Before a mechanic decides on either using electric tools or air tools, the choice of which tool is the primary assignment that sustains the business over time because the choice of tools depends on if the mechanic will also include going out to the field to work or expect to do 100% of the job in the workshop, I think there must be a good mix of electric power tools and air tools. This article explores the air tools every mechanic must need to quicken their decision-making.We have taken time to extract among our long time customers to understand what they really need in their workshop in terms of air tools for their work.
Quick Comparison between Air tools and electric/cordless power tools
Let's quickly compare air tools and cordless/electric tools. Pneumatic tools, or Air tools as they are popularly called, are still one of the best tools to equip a home or professional workshop. Research has shown features that make a pneumatic power tool superior and others that make their electric counterparts better—areas of application, for example, and costs. If I need to do a tire change on the road or fix a thing where air from an air compressor is not ready, then a cordless wrench will be very valuable. There are other situations at the worksite when there is a need for a power tool to deliver sufficient force or torque; for example, a large bolt that needs a certain amount of torque to machine-tighten air tools come in here to get such power. Air tools are notorious for strength; you feed it with less power from the air compressor, you get what you want, and the job is done. Mechanics need pneumatic tools; the question now is what selection of mechanic tools are almost always required.
Another look we must consider when choosing a power tool is the price, every business that creates value must look at the details, especially in the capital costs of tools and the lifetime value of the device, in terms of costs. Air tools are ubiquitous for a relatively higher acquisition cost; this is what economists call upfront costs, but in the long run, it's usually cheaper than power tools with low initial acquisition costs and a relatively lower lifespan than their pneumatic counterparts. To have an air tool work in your workshop, you also need to have a compressor which is not cheap, but a cordless power tool comes all alone. It does not have an attachement apart from the essential availability of electric power to put it to charge.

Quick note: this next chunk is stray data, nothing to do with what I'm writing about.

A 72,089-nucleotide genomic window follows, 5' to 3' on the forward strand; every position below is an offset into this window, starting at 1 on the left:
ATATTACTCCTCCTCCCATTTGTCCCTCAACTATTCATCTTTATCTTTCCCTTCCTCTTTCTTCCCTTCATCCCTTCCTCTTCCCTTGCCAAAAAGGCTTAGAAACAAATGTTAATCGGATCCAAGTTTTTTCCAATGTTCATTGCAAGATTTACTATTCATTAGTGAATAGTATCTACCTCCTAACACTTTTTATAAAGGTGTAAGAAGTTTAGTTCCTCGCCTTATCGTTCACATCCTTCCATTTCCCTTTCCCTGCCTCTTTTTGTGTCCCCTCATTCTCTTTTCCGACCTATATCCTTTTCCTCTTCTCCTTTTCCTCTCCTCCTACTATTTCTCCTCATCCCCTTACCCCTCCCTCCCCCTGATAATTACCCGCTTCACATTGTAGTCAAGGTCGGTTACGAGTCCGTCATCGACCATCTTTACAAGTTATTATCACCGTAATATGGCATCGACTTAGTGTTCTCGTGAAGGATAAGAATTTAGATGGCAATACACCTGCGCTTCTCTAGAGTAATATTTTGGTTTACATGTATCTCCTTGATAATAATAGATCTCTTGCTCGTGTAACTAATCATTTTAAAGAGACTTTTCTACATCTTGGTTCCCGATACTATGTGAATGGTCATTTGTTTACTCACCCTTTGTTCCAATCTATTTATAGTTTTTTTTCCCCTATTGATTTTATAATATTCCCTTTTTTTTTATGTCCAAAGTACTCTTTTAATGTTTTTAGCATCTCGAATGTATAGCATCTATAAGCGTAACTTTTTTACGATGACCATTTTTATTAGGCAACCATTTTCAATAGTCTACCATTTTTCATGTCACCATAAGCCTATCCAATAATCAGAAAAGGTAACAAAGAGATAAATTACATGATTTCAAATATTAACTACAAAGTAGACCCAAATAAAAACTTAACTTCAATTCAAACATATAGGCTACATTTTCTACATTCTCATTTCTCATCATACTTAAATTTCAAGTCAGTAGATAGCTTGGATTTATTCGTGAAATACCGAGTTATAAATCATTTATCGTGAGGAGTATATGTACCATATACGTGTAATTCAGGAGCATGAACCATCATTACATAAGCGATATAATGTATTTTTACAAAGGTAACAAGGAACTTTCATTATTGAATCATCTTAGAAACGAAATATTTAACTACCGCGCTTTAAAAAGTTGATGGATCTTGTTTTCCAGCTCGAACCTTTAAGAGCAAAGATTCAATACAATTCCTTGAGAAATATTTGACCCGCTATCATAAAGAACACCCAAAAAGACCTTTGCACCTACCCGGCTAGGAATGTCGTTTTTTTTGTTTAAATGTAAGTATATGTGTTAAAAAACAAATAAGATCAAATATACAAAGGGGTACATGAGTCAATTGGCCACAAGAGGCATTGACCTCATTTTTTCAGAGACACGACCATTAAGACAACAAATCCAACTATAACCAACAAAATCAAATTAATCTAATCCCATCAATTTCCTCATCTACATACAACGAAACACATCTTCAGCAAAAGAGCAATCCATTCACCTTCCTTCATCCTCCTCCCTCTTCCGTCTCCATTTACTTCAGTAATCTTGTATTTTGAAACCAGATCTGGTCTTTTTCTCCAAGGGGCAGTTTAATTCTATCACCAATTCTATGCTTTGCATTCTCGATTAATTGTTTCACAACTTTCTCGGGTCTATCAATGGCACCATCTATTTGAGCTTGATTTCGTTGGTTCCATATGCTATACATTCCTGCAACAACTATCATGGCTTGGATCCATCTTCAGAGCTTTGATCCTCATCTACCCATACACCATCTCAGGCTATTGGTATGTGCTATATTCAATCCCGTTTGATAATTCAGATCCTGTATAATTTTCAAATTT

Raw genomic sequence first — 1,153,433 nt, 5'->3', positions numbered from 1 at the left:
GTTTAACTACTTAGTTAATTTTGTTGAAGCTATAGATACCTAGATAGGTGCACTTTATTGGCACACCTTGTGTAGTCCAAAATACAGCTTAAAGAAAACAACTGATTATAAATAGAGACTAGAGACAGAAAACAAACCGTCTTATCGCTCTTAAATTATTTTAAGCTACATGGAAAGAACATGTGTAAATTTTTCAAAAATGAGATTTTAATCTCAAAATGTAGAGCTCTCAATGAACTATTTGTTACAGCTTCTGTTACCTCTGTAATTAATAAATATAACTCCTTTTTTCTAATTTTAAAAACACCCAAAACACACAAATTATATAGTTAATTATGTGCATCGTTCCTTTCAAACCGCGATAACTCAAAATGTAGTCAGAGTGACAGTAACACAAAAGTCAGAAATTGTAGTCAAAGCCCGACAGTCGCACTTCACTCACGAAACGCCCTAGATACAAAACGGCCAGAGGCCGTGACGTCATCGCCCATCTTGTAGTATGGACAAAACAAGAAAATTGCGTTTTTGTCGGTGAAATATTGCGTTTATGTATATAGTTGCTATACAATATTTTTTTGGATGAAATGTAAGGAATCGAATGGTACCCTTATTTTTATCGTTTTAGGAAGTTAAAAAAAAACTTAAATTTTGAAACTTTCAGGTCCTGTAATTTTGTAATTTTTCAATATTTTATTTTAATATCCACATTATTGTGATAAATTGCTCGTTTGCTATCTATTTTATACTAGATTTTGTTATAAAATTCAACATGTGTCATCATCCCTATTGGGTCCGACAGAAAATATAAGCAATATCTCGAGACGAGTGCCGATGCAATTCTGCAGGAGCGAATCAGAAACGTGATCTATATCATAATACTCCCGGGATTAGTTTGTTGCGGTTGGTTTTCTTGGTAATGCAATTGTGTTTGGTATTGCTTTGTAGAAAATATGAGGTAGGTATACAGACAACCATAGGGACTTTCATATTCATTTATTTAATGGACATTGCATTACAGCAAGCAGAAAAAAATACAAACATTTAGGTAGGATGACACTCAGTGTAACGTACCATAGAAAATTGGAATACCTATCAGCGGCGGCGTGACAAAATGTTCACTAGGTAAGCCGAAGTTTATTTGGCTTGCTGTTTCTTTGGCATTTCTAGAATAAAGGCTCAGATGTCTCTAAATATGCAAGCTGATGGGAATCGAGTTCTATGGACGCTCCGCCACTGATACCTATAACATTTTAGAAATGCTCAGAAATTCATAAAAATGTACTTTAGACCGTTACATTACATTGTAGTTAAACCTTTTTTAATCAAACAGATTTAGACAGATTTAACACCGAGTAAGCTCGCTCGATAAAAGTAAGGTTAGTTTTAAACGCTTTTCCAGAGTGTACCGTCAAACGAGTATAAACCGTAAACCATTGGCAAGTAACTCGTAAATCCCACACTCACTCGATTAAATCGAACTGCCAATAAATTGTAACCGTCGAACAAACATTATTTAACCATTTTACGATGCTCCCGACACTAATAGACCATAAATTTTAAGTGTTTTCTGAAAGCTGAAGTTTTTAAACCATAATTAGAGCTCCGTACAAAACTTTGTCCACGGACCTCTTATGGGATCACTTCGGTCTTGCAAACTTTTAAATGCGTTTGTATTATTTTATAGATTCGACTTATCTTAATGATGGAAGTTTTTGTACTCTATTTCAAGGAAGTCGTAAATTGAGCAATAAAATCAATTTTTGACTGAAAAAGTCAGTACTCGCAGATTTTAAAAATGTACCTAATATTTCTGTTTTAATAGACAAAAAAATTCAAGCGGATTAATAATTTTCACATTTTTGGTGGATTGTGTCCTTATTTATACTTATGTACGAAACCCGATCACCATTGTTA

The weight and feel of power tools might not seem like a big deal, but when you have to handle tools all day in the workshop, you will understand the difficulty of having a heavy and uncomfortable tool. Air tools do not have much inside; hence come in as lightweight and have a good grip. Fatigue negatively influences our work; hence, a cordless tool always comes with a battery attachment, which brings additional suffering for the user and is a crucial disadvantage. Finally, ease of movement might be distorted with the air tool because it must always be working with compressed air coming into the tool from the compressor tanks through the hose to the device; moving around must be within the limits of the air hose. that limitation is not found in the cordless tool
Let us quickly look at the essential air tools that a mechanic must have in the workshop especially if you are in the United States of America. We actually recommend Shinano Pneumatic air tools of Japan as it is one of the best tools people mostly don't talk about, Shinano is one of the oldest manufacturers of air tools in the world, their facility has operated since 1970s and modified to continue working until today. The brand is top in quality and almost 50 years of operational life with non-stop quality improvements
The average mechanic must have
- One inch extended anvil impact wrench
- 1/2inch reversible air drill
- right angle drill
- air die grinder
- orbital sander